As a pleaser you believe that your best chances to avoid painful rejection or abandonment, is to make sure that everyone is “ok” with you. You may be the care-taker, who feels overly responsible for others; the chameleon, who is able to fit in everywhere; or the jokester, who tries to win people over through being the life of the party. In pleasing mode you try to manage your anxiety by not being alone, which is why your sense of safety and worthiness depends on the approval of others.

The Controller

If you have the constant need to control every aspect

of your life, you may not realize that all you are doing is to manage your fear of being powerlessness. You may even take on the role of being the authority and strictly enforce your ideas and rules through anger, threats and punishment, just to avoid feeling exposed and unsafe. By controlling others through instilling a sense of insecurity and powerlessness, you feel more empowered and secure. However, underneath this dominating behavior often reside profound feelings of inferiority, vulnerability and pain, which stem from traumas and confusion from your childhood.

 The Achiever

Are you known as a go-getter, who always exceeds everyone’s expectations? Do you continue to strive for the next achievement, never taking the time to enjoy the one you just reached? Or maybe you call yourself a perfectionist, who can’t accept mediocrity. As an (“over-“) achiever, failure and second-place aren’t an option, because your identity and worthiness are defined by your successes. However, although this form of drive and competitiveness may have got you far, deep inside it is still the deep-seated fear of not being good enough, which keeps you running and striving.

All of these survival patterns have one thing in common: they don’t lead to a true sense of inner peace and happiness. As you become more and more dependent on these strategies to cope with your anxiety and insecurity, you drain your energy and power, which only increases the likelihood of feeling stressed and anxious. Because no matter how many people you have avoided or kept successfully at arm’s length; and no matter how many you have “wowed,” made happy or controlled – in the end you may still end up feeling powerless, because you have been defining yourself through circumstances and people around you, and thus making them more important than yourself.”

See yourself here?  What style do you lean on to manage your fears?  Come on, it can’t only be me 🙂

Sweet Spring Dreams.

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As the weather here in New England prepares to shift seasons, it reminds us that change is a constant in life.  Even beneath the deepest blankets of snow and a frigid February – the coldest and snowiest on record with cruel winds and thick ice – spring was quietly preparing its return.  In late January, the sun took on a warm glow, hinting at its return to the northern hemisphere.  It is now early March and spring is shouting from the rooftops, melting the heavy snow winter deposited there.  As we leave behind our hibernation and begin shedding layers of clothing, our bodies began to shift and we move with joy in our step, our souls reach outward and we seek connection, visibility and sunshine again.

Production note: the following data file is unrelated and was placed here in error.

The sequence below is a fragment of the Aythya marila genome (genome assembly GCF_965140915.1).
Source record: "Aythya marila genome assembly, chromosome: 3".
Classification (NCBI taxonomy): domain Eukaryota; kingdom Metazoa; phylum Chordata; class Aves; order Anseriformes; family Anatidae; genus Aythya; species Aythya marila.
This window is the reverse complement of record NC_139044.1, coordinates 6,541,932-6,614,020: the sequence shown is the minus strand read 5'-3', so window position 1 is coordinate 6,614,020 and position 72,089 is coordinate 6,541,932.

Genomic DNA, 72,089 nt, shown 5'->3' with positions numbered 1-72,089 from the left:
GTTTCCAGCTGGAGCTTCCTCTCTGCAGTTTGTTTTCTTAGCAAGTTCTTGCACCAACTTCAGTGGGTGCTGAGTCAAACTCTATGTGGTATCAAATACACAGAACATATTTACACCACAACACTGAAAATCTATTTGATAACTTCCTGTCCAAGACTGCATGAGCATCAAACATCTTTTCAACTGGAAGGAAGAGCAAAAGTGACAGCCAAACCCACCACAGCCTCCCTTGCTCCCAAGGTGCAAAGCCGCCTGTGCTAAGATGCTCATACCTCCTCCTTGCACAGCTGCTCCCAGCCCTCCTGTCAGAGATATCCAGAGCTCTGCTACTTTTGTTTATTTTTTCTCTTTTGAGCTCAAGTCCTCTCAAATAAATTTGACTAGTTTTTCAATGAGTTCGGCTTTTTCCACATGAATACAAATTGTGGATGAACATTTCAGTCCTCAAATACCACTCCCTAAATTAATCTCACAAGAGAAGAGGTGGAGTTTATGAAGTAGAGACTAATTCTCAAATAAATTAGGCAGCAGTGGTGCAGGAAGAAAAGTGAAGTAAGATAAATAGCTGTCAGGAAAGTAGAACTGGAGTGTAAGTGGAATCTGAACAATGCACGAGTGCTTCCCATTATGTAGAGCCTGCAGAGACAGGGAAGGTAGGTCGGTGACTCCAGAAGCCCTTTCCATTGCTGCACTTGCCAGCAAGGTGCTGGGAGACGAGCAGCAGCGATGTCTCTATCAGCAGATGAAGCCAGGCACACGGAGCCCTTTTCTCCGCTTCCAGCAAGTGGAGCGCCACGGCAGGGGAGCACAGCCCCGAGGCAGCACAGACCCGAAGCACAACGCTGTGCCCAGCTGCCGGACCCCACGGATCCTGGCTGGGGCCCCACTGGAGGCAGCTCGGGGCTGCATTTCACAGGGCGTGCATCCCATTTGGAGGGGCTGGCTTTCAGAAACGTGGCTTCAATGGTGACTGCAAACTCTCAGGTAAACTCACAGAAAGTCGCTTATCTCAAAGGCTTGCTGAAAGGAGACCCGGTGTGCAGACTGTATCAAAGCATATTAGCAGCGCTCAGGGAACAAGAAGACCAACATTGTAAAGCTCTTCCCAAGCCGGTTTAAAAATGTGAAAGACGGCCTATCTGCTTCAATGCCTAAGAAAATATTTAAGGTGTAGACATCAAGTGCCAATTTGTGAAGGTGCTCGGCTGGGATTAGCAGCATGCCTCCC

As in nature, many of us experience our personal winters, turned inward and shut away from the outside, cold, frozen and seemingly dead.  We trudge through these bitter days consumed by the misunderstanding that this is a permanent state; we lose faith.  Winter brings withdrawal and a turn inward; it can also bring scarcity and loss.   During the darkness of the winter season, it can seem as if everything we loved and dreamed of has slipped away.  In some cases, our career sputters, we lose loved ones and jobs, our focus and perspective shift to a focus of loss and depression.  The juicy goals we had no longer tug at our heart or seem hopelessly out of reach.  We may also sense our values are shifting.   We find ourselves in a survival fight caught up in the maelstrom of our lives.   Winter always requires surrender; storms can lock you inside for days, in darkness, reminding you of what you take for granted.

Your personal winter is a difficult time, but it does not last either – it cannot last.  During this time, change is already underway.  At the darkest hour, in the frozen land of loss, the shift occurs and although it remains unseen for a while, the movement is toward rebirth – the sun is coming and your spring is on its way.

Nature provides us with clues everywhere that everything cycles and spring always comes again.  Spring will come even when it appears that all is dead and gone.  Rejuvenation, rebirth and resurrection are all clues that no matter how bitter, barren and frozen winter looks. Once again, glorious, sexy, fertile spring is on its way, faithfully. – Diane

 

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Dreams can come true – at the dentist.